More than 400 years after his death Shakespeare is still taught in western universities and throughout the world. The number of published books related to his works as well as similarly devoted scholarly conferences seem to increase yearly. This means that what and how to approach teaching Shakespeare is not stagnant as might be imagined, but rather is expanding. The number of plays attributed to Shakespeare have seen some fluctuations, but the theory and scholarly research applied to pinch and prod his works continue to produce new stimulating insights. This gives the teacher more options on what to include in their lessons and by necessity, what to exclude. It is no easy choice deciding what to focus on in the classroom.
A special issue of Integrite: A Faith and Learning Journal will be devoted to Country Music and Jesus.
All the articles are scheduled. But the editor's now looking for 4-6 poems or song lyrics that address the same theme.
Send to Dr. Darren Middleton: firstname.lastname@example.org on or before July 15, 2019.
We are currently soliciting unpublished, quality research articles/case studies in the fields of ELT, Linguistics, Literature, Discourse and Translation Studies for Volume: 07, Issue: 03 [July-September, 2019 Issue] of IJ-ELTS.
The papers can address issues in/related to the following research disciplines-
Trauma, Narratives, Institutions: Transdisciplinary Dialogues
A Special Issue of the Journal of Trauma & DissociationSpecial Issue Guest Editors: Michael Salter, PhD & Iro Filippaki, PhD
SPECIAL ISSUE: CALL FOR SUBMISSIONS AND PEER-REVIEWERS
This special issue of the Journal of Trauma and Dissociation aims at bringing together socio-historical, anthropological, psychological, and cultural theorizations of institutional roles and narratives and the ways that they impact the lives of traumatized individuals.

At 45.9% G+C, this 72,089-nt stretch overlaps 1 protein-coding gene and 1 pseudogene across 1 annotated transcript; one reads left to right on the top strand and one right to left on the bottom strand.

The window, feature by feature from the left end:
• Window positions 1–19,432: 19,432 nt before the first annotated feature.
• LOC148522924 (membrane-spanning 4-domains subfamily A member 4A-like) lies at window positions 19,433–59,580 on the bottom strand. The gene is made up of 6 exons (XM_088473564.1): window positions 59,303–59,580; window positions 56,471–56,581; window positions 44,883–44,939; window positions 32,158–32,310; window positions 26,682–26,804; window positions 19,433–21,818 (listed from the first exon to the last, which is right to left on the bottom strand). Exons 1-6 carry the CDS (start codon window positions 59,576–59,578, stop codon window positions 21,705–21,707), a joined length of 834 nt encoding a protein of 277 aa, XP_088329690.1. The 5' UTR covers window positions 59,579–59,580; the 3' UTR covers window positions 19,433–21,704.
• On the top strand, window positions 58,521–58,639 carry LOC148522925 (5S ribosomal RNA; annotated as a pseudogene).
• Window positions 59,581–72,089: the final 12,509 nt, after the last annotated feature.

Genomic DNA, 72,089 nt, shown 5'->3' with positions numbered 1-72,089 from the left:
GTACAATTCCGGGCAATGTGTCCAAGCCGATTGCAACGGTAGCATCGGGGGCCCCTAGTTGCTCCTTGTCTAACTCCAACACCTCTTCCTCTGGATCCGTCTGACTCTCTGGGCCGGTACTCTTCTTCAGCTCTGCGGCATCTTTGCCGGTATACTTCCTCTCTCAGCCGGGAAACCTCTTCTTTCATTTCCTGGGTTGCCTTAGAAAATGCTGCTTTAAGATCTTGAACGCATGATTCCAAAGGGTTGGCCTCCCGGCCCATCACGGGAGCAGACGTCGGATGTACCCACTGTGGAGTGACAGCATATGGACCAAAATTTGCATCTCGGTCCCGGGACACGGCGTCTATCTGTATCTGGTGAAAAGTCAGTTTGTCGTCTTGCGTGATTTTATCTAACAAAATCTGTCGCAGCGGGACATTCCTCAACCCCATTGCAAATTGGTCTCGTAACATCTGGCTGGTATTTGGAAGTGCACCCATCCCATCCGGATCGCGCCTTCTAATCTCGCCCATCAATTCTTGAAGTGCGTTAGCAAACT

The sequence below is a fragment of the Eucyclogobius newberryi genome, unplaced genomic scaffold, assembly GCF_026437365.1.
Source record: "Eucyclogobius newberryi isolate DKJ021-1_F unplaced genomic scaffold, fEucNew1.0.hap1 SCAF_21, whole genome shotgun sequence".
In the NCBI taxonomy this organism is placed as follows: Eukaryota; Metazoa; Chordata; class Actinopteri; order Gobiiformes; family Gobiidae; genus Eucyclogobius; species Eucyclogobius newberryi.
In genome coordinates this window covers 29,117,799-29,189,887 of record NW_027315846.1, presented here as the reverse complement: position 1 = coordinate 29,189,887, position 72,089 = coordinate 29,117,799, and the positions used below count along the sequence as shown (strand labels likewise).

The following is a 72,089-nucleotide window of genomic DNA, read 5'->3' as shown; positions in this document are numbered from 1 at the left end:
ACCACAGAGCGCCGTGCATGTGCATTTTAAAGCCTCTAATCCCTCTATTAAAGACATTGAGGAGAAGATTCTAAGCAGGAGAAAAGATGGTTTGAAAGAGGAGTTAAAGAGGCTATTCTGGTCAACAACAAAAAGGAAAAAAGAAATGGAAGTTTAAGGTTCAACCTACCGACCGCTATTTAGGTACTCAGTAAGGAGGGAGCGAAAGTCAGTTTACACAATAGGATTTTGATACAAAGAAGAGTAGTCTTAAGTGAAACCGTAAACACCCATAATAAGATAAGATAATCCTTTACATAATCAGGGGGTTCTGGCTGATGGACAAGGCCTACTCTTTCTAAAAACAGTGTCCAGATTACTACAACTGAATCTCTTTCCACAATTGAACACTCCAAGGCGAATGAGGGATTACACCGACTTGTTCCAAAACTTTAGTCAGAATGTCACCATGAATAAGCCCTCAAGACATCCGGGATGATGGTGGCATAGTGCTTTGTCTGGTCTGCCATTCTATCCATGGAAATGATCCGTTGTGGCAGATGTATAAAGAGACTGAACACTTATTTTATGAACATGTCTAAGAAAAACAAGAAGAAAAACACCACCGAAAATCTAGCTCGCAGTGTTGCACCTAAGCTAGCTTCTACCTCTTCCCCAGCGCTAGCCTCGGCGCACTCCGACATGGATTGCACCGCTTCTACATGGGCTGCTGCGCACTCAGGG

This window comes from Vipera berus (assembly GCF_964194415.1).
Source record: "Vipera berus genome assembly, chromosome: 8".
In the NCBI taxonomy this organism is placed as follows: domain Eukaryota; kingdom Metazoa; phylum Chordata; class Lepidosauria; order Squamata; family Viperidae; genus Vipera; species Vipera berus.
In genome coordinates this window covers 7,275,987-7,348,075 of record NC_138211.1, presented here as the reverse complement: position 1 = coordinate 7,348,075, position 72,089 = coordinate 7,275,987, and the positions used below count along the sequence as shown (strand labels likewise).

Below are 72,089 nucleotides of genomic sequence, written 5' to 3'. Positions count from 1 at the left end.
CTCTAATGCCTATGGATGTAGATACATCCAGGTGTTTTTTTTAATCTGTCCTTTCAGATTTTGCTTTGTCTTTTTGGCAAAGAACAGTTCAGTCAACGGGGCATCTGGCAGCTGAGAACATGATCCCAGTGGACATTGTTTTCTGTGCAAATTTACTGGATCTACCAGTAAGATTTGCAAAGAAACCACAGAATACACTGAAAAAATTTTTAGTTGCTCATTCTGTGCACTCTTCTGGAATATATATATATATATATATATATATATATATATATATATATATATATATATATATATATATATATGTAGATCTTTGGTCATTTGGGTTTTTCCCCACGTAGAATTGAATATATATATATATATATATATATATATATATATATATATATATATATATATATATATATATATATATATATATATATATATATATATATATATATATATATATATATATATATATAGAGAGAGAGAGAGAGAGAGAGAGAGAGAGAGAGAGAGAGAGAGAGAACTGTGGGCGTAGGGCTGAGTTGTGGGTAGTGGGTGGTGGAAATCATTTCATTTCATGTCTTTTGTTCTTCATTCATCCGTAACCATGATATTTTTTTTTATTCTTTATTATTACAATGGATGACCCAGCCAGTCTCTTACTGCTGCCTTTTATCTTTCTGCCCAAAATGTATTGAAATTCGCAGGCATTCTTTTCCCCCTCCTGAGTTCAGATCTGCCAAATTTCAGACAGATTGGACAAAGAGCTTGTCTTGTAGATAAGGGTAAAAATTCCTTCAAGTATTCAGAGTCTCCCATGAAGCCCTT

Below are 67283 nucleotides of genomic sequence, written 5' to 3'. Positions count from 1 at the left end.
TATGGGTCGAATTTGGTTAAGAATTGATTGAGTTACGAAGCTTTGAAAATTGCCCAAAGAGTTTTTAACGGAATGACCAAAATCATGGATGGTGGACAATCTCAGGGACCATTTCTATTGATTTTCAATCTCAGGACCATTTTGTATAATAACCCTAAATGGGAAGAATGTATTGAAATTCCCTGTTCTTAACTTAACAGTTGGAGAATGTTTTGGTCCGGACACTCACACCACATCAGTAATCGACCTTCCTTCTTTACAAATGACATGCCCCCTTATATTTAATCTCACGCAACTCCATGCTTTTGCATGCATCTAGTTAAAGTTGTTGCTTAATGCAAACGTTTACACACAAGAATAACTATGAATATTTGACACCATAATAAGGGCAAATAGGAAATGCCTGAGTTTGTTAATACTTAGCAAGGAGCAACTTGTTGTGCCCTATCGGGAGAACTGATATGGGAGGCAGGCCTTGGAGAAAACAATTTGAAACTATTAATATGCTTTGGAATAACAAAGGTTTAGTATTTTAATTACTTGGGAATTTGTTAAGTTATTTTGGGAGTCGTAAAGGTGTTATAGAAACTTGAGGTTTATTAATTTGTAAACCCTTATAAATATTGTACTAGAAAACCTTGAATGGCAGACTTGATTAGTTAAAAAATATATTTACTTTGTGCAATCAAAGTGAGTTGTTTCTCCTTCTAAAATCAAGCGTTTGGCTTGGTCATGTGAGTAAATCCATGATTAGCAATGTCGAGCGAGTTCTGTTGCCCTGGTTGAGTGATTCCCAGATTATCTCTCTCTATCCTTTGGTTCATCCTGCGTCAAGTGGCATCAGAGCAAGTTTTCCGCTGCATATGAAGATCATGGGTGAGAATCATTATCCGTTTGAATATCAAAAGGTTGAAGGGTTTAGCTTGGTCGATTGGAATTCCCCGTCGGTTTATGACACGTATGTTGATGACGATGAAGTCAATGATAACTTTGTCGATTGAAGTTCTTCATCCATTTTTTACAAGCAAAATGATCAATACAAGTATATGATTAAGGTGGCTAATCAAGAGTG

ECOTHEE-2019: 6TH INTERNATIONAL CONFERENCE ON ECOLOGICAL THEOLOGY AND ENVIRONMENTAL ETHICS
September, 23-26, 2019, Orthodox Academy of Crete (OAC), Chania, Crete, Greece
CALL FOR PAPERS
We, as humans, are beginning to re-envision ourselves as part of this glorious creation, a member of an Earth community, at the same moment as Earth is entering a severe ecological crisis. This growing crisis leads more and more people to cry out in agony (cf. Psalm 103/104:29).
In “Dreaming of the Middle Ages,” Umberto Eco asks the question: “What would Ruskin, Morris, and the pre-Raphaelites have said if they had been told that the rediscovery of the Middle Ages would be the work of the twentieth-century mass media?”
Indeed, the twentieth-century mass media has disseminated what Eco calls, “escapism à la Tolkien” which has influenced many modern writers and cultural producers in other mass media such as films and video games. Although such “escapism à la Tolkien,” or “Tolkienesque” fantasy, seems harmless as pure entertainment, its consumption is massive, and many picture the Middle Ages not as it actually was, but how it is depicted through medievalist fantasy.
This panel is focused on the employment of fashion by female-identifying authors to discuss issues of inequity, specifically surrounding the themes of gender, sexuality, race, and class in their writing. In this panel, the relationship between text and the sartorial and the capitalization on this relationship by female-identifying authors will be explored. Given the focus of this panel on centering voices across cultures, we especially welcome papers discussing global texts, authors writing in all languages, and analyzing works written from non-Western perspectives.